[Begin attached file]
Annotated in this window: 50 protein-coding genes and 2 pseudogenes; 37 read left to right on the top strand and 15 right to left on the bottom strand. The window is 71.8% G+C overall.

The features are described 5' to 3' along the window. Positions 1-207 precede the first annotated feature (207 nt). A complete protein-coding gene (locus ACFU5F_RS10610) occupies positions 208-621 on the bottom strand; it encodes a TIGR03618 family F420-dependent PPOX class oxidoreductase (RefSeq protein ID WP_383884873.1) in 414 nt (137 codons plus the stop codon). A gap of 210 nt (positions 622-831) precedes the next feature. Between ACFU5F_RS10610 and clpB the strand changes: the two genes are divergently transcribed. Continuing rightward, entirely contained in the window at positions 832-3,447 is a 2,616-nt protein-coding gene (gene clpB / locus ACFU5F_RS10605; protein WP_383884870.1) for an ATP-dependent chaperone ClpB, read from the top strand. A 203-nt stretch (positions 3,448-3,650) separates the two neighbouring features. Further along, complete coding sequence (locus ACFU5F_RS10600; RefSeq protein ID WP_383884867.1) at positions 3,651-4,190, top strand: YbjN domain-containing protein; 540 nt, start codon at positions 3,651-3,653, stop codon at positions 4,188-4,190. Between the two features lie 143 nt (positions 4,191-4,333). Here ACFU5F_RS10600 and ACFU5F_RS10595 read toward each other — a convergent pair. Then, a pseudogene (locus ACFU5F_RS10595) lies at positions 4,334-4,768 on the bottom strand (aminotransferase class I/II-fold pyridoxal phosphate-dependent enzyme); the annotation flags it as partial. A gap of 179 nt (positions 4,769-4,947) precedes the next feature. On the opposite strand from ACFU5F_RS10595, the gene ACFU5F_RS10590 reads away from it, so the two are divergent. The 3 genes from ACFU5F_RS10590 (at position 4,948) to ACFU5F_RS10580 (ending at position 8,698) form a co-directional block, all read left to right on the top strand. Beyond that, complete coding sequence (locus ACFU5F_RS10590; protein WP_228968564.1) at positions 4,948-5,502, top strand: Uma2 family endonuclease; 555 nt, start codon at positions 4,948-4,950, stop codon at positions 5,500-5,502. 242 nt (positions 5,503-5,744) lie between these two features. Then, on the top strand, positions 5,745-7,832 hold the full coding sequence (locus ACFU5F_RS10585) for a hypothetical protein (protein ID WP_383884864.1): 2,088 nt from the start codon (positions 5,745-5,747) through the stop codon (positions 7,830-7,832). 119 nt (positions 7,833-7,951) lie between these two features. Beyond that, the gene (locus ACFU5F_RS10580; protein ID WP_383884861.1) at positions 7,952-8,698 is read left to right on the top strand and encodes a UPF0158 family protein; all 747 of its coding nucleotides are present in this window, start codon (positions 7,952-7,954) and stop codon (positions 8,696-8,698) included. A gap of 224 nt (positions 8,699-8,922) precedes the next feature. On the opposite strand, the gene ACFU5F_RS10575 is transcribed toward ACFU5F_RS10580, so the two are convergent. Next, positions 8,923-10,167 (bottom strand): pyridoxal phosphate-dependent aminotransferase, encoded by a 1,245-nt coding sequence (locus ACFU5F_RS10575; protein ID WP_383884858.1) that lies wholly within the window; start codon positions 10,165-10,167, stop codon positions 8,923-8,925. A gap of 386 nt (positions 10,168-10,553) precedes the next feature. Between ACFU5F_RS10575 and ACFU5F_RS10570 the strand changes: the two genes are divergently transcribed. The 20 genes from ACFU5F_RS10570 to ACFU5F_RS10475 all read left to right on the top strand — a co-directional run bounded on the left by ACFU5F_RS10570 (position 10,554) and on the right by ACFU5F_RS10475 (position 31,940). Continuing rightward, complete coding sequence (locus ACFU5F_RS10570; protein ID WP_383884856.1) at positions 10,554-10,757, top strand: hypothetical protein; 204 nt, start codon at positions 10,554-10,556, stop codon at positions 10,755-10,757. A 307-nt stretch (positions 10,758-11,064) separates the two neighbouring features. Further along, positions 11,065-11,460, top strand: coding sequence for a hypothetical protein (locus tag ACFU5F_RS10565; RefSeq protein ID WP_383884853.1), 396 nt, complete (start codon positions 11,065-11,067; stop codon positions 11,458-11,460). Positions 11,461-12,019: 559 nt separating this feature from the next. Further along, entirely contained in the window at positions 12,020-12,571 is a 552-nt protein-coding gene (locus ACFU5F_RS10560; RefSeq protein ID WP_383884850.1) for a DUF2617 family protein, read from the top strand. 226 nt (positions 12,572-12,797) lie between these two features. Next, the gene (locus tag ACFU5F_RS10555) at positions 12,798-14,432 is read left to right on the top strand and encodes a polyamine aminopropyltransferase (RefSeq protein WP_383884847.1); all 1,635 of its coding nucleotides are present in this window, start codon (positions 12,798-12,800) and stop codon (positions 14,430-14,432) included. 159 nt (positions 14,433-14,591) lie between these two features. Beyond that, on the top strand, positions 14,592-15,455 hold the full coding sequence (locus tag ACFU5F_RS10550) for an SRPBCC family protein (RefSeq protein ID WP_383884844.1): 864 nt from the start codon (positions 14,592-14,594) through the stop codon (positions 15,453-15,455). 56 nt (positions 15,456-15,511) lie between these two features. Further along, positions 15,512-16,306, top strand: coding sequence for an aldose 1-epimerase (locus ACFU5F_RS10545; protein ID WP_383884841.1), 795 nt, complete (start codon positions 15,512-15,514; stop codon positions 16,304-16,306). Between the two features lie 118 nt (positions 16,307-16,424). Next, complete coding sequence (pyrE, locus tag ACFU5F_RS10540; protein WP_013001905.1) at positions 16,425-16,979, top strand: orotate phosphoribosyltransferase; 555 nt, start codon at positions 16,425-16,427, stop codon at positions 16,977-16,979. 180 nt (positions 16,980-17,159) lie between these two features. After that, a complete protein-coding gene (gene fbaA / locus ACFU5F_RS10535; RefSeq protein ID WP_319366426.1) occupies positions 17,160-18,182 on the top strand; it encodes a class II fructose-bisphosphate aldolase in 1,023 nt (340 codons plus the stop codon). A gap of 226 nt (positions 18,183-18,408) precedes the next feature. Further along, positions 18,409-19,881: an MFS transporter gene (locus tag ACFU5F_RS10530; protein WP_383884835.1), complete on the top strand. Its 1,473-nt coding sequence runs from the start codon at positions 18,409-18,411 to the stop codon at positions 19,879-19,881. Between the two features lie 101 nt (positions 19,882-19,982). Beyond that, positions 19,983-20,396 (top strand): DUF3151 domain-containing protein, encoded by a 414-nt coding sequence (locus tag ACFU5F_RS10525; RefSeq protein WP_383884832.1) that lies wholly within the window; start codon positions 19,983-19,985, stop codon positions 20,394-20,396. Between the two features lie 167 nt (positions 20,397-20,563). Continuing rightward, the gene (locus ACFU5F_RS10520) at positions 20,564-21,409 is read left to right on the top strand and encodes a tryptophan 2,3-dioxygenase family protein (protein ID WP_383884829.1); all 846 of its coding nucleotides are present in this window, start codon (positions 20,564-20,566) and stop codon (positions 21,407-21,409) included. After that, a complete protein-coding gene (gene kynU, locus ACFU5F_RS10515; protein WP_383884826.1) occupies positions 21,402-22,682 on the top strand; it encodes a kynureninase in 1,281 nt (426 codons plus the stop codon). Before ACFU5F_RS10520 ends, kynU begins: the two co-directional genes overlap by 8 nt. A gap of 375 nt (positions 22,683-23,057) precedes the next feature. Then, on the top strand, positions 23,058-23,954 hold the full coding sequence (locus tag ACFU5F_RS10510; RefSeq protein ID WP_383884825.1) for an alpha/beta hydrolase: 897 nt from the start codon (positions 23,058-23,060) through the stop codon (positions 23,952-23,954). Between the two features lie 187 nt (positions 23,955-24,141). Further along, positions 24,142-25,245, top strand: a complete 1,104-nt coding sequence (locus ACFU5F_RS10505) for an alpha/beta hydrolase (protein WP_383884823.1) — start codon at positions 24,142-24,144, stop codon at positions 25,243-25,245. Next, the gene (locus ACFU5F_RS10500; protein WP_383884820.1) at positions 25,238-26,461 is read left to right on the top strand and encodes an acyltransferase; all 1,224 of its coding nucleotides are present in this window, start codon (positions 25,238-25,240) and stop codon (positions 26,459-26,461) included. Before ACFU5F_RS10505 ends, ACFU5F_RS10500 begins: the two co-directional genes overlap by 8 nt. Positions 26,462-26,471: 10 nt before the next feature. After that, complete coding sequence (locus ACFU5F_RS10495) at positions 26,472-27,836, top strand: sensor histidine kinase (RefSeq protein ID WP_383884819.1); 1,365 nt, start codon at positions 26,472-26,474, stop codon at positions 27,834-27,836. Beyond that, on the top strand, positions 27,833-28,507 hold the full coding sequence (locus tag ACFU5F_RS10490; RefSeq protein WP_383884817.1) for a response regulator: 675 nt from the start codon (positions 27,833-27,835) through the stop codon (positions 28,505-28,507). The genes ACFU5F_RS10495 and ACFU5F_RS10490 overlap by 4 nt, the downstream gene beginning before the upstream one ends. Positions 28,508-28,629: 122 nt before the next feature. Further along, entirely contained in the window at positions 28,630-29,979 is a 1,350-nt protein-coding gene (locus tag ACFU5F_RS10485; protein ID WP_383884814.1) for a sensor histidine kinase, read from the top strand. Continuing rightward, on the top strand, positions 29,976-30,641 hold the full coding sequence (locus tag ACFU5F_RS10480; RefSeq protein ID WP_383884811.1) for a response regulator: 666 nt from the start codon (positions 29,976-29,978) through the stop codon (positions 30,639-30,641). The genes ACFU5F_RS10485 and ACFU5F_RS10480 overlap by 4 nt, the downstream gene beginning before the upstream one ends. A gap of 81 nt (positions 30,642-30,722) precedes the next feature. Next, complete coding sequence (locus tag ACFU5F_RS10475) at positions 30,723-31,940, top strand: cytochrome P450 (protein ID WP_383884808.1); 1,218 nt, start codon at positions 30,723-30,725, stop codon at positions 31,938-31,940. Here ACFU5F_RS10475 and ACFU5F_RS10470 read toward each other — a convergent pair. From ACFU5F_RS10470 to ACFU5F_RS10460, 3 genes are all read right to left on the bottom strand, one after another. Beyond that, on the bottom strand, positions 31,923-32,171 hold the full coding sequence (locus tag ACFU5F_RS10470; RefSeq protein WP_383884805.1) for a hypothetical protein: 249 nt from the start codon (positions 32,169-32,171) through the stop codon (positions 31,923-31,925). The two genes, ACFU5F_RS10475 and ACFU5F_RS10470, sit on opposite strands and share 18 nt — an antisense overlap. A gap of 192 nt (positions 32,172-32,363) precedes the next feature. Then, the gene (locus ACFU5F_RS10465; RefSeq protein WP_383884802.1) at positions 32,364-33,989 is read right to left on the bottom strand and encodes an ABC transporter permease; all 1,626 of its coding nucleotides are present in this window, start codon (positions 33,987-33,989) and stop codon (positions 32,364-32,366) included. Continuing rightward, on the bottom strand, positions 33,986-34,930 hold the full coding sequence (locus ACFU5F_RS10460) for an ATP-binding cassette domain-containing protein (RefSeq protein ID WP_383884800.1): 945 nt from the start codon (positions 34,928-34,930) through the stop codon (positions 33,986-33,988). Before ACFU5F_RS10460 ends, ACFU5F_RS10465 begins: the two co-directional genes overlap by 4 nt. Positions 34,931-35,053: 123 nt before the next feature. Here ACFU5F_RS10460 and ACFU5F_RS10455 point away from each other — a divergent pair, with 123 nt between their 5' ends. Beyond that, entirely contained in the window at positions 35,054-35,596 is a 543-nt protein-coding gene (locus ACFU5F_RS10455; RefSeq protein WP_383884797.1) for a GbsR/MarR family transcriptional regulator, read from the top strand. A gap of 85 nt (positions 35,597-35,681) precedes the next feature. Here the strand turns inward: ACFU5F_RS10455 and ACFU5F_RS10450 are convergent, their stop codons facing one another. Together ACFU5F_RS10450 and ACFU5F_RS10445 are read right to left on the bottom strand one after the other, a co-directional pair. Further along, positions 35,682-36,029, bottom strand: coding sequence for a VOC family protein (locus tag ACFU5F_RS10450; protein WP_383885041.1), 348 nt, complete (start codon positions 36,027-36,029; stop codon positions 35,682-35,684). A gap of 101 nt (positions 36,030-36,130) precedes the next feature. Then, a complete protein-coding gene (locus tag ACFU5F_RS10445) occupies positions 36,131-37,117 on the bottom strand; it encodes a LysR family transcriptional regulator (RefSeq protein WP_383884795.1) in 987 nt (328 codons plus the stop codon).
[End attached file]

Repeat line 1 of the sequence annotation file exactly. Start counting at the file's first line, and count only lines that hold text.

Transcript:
Annotated in this window: 50 protein-coding genes and 2 pseudogenes; 37 read left to right on the top strand and 15 right to left on the bottom strand. The window is 71.8% G+C overall.